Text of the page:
The magazine ‘Class Struggle’ was among the most important vehicles in promoting a Left Wing and a new International in the Socialist Party during World War One. It split apart in the early fall of 1919, along with the rest of the movement, as its three editors (Louis Fraina, Ludwig Lore, and Louis Boudin) went separate ways. Written for the new Communist Party of America’s journal, presumably by Louis Fraina, this short article reports on its demise.
“The Class Struggle” from The Communist (‘old’ Communist Party of America). Vol. 1 No. 5. October 25, 1919.
IN the Spring of 1917 a group of Comrades in New York City decided to issue a Left Wing organ. Among these comrades were Leon Trotzky, N. Bukharin, Alexandra Kollontai and Sen Katayama. Before the first number was issued the first three comrades left for Russia. The magazine, “The Class struggle” appeared in May, 1917, with L. B. Boudin, Louis C. Fraina and Ludwig Lore as editors.
The group issuing the magazine was not a unified group. The first struggle of policy appeared on Boudin’s attitude on the war, a struggle emphasized by the Bolshevik Revolution and Boudin’s opposition to it. One group, led by Fraina, insisted that Boudin should be ousted; another group, led by Lore, urged compromise and unity. Finally Boudin’s actions became so impossible that the compromisers were compelled to yield and Boudin resigned.
There was peace after that until the Left Wing developed as an organized movement. Again Lore appeared as a’ compromiser. Lore did not approve of a Left Wing organization, did not want the magazine to officially endorse the Left Wing, although willing to carry its propaganda. “The Revolutionary Age” at the time stigmatized Lore as “a cheap American imitation of Hugo Haase” Again after a struggle, the impulse of events swept the compromisers into the Left Wing.
But the attitude of these compromiser toward the Left Wing was vacillating. Lore never participated actively in the Left Wing organization, insisted on his right to speak on the same platform with Right Wing speakers, and generally compromised and hesitated. Then about two months ago Lore was slated for expulsion from the Left Wing, charges having been preferred against him.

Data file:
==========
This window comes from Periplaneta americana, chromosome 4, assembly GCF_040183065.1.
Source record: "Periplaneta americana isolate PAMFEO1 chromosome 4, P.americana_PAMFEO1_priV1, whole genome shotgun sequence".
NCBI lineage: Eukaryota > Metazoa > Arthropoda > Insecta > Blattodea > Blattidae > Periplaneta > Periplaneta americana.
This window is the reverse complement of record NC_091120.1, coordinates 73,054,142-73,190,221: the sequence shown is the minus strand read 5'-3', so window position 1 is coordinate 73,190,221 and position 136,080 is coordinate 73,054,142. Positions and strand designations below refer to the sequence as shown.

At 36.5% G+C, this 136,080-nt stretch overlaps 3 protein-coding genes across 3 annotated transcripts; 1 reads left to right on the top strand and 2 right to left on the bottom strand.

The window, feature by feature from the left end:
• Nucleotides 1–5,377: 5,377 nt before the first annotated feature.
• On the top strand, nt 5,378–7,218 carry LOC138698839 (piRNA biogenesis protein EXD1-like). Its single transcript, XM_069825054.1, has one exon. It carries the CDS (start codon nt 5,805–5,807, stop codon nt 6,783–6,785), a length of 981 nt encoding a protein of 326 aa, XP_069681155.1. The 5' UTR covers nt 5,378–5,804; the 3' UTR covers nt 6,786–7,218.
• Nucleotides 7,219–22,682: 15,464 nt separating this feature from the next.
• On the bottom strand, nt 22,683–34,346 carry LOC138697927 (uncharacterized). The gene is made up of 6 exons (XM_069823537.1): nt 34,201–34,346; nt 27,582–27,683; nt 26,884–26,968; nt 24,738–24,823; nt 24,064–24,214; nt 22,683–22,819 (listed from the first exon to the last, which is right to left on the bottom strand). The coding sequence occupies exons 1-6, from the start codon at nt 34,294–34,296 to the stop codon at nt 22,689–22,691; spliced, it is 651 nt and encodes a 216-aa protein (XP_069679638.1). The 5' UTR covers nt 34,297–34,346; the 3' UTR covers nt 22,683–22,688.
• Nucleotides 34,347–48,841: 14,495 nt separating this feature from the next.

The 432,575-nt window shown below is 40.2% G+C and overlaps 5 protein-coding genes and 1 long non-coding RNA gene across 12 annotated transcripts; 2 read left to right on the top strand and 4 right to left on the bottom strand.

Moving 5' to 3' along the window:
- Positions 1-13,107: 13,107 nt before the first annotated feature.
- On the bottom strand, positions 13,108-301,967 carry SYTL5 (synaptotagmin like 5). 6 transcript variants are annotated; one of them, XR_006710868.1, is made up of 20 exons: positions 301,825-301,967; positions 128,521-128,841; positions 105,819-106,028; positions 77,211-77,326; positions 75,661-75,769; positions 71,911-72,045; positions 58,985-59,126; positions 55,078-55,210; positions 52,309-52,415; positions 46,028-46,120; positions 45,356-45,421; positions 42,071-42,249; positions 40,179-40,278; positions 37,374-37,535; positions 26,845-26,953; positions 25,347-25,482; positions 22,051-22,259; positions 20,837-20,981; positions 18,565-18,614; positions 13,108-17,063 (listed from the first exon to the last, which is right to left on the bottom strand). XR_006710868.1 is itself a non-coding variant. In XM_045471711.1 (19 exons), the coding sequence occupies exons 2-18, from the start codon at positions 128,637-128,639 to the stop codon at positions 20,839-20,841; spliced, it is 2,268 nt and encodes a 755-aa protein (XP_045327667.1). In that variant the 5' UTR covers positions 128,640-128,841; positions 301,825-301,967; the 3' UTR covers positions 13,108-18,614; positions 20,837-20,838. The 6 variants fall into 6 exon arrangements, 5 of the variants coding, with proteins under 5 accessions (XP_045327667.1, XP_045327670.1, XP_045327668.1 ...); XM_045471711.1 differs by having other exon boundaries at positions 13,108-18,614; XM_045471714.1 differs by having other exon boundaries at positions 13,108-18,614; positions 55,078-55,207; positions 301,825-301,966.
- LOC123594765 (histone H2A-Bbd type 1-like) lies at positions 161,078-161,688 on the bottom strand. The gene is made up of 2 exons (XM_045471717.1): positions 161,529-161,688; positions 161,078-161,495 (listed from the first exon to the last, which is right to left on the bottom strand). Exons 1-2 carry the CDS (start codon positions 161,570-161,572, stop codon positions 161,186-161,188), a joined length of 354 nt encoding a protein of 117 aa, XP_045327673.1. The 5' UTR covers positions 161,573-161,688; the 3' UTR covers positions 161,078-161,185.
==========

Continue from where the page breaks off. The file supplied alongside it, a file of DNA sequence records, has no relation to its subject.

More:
At Chicago, during the conventions, Lore again compromised miserably. Although instructed to participate in the Communist Party convention, Lore disobeyed these instructions and participated in the Communist Labor Party convention.
At a meeting of “The Class Struggle” group two weeks ago the question was the disposal of “The Class Struggle”. At first Lore proposed neutrality for the magazine concerning the Communist Party and the Communist Labor Party; but then changed his mind. At the meeting eight voted in favor of neutrality; on the final vote 13 favored turning the magazine over to the Communist Party and 16 in favor of the Communist Labor Party, six of those favoring the C.L.P. having first voted in favor of neutrality and at least one still being a mel1lber of the Socialist Party!
Precisely those who ·wavered concerning Boudin, who compromised miserably on the Left Wing- Centrists all- voted in favor of the Communist Labor Party.
This is significant of the elements which are rallying to the Communist Labor Party- compromisers, Centrists, masters of the revolutionary phrase and poltroons in action.
Emulating the Bolsheviks who changed the name of their party in 1918 to the Communist Party, there were up to a dozen papers in the US named ‘The Communist’ in the splintered landscape of the US Left as it responded to World War One and the Russian Revolution. This ‘The Communist’ began in September 1919 combining Louis Fraina’s New York-based ‘Revolutionary Age’ with the Detroit-Chicago based ‘The Communist’ edited by future Proletarian Party leader Dennis Batt. The new ‘The Communist’ became the official organ of the first Communist Party of America with Louis Fraina placed as editor. The publication was forced underground in the post-War reaction and its editorial offices moved from Chicago to New York City. In May, 1920 CE Ruthenberg became editor before splitting briefly to edit his own ‘The Communist’. This ‘The Communist’ ended in the spring of 1921 at the time of the formation of a new unified CPA and a new ‘The Communist’, again with Ruthenberg as editor.
PDF of full issue: https://www.marxists.org/history/usa/pubs/thecommunist/thecommunist3/v1n05-oct-25-1919.pdf